A surge of interest brought huge crowds from virtually ever race, nationality, and social class to Seymour’s congregation. . . . The inside of the building overflowed with perhaps eight hundred persons, while four to five hundred more stood on the board sidewalk outside, squeezing together at the windows and doors in at attempt to see inside. These meetings continued unabated for three years. The miracle Seymour had been seeking happened: by the power of the Spirit, a revolutionary new type of Christian community was born. As Frank Bartleman, a journalist who chronicled the events of Azusa Street, exclaimed, “The ‘color line’ was washed away in the blood.”

Foster, who is not a Pentecostal, strives to understand what may have been happening in this episode from recent church history. I assume that most of us here are not from that tradition and look with skepticism upon its practices. But there may be something at the root of its history that we are missing. What I read was new to me and made me re-examine some of my personal prejudices. Here’s what Foster concludes about the birth of the Pentecostal Movement in the Azusa Street Revival.

First that William Seymour preached the power of speaking in unknown tongues because Seymour understood that this spiritual practice would break down racial barriers. Seymour’s reading of Acts 2 is that once the gift of tongues appeared, then racial reconciliation occurred. Nor was this a gift that could be held exclusively for one group of persons. It was acknowledged that God’s Spirit could come upon anyone in a moment of ecstasy. The movement began among the poor, but soon included the educated and well-to-do. All the races mixed together. And women had prominent leadership roles, long before they did in most progressive or liberal denominations.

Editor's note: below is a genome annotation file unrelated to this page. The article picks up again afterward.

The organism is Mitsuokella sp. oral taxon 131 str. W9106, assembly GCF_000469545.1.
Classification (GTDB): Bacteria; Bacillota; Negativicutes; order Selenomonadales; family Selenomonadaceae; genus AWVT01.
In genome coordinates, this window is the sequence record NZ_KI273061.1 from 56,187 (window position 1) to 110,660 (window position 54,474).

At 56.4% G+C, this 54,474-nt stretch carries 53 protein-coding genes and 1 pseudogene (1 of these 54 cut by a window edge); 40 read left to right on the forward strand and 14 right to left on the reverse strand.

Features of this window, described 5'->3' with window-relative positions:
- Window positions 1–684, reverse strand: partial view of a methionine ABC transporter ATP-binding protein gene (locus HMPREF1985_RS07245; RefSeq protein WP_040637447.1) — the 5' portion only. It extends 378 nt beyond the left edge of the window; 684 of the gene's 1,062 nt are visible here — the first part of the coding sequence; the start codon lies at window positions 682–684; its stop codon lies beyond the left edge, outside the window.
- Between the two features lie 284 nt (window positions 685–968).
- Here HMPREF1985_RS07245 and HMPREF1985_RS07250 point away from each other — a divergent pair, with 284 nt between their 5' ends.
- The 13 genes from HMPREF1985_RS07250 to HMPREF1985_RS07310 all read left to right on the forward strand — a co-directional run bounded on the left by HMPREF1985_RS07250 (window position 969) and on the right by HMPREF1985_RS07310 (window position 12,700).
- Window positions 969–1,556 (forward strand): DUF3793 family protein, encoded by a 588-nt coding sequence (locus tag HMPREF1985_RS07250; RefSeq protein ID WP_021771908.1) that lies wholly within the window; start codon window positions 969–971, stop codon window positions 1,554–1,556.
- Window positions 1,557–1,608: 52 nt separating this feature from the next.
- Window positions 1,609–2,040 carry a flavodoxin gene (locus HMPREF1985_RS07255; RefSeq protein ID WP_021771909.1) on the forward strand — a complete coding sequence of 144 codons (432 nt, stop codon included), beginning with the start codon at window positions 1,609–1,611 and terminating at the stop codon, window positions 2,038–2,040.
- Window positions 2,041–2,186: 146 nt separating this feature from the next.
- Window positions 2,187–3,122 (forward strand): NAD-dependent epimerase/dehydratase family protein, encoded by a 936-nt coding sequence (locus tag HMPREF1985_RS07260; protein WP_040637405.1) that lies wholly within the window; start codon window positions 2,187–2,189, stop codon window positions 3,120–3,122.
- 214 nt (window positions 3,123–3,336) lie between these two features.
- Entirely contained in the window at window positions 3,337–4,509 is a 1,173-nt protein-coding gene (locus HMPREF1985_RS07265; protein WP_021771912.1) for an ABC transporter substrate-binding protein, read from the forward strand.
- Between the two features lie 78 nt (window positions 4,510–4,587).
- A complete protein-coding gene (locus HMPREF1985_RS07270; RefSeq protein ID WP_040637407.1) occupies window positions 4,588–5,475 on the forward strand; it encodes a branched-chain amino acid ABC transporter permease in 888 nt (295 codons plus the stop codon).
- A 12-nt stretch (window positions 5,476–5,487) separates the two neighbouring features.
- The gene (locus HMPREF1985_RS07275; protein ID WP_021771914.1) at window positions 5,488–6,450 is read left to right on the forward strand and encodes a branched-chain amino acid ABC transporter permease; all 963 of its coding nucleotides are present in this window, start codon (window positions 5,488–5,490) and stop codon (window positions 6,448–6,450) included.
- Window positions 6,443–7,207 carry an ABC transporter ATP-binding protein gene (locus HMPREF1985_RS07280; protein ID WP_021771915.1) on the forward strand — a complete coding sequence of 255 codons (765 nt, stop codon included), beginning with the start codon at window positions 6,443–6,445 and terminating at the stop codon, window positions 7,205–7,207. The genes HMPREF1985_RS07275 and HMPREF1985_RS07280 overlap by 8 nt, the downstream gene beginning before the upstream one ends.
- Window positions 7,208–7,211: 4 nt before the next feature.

Seymour also stressed that the purpose of this new outpouring of the spirit was the creation of “one common family” united in love. As Foster writes, “He longed for a whole Church – not just holy individuals but a divine community inseparably joined together beyond race or gender or class or nation.” Over time Seymour focused more and more on this point and viewed the speaking in tongues as only one of the many spiritual practices that can give evidence of the Holy Spirit.

Of course this movement engendered its opponents. And as is so often the case, we can learn much about a movement by attending to what its opponents spoke against. Charles Parham, a white, Holiness minister, came to Azusa Street. Appalled at the racial equality, he marched to the pulpit and proclaimed that “God is sick at his stomach!” Parham worked to discredit Seymour and the Azusa Street revivals. Parham’s attacks led many of the white members of the church to leave, and as Foster records, the Pentecostal movement “split irreparably along racial lines.”

Foster concludes with the following statements,

The ecstatic gifts are most often given to show us that God is present where we assume that [God] is not. . . . To reiterate: the ecstatic gifts often help us to see that God is present and active among people and situations we have written off as hopeless.

As a trained philosopher, I’m skeptical of these sorts of stories. Visions, healings, miracles, exorcisms, speaking in tongues – these don’t fit well within my theology and my spiritual practices.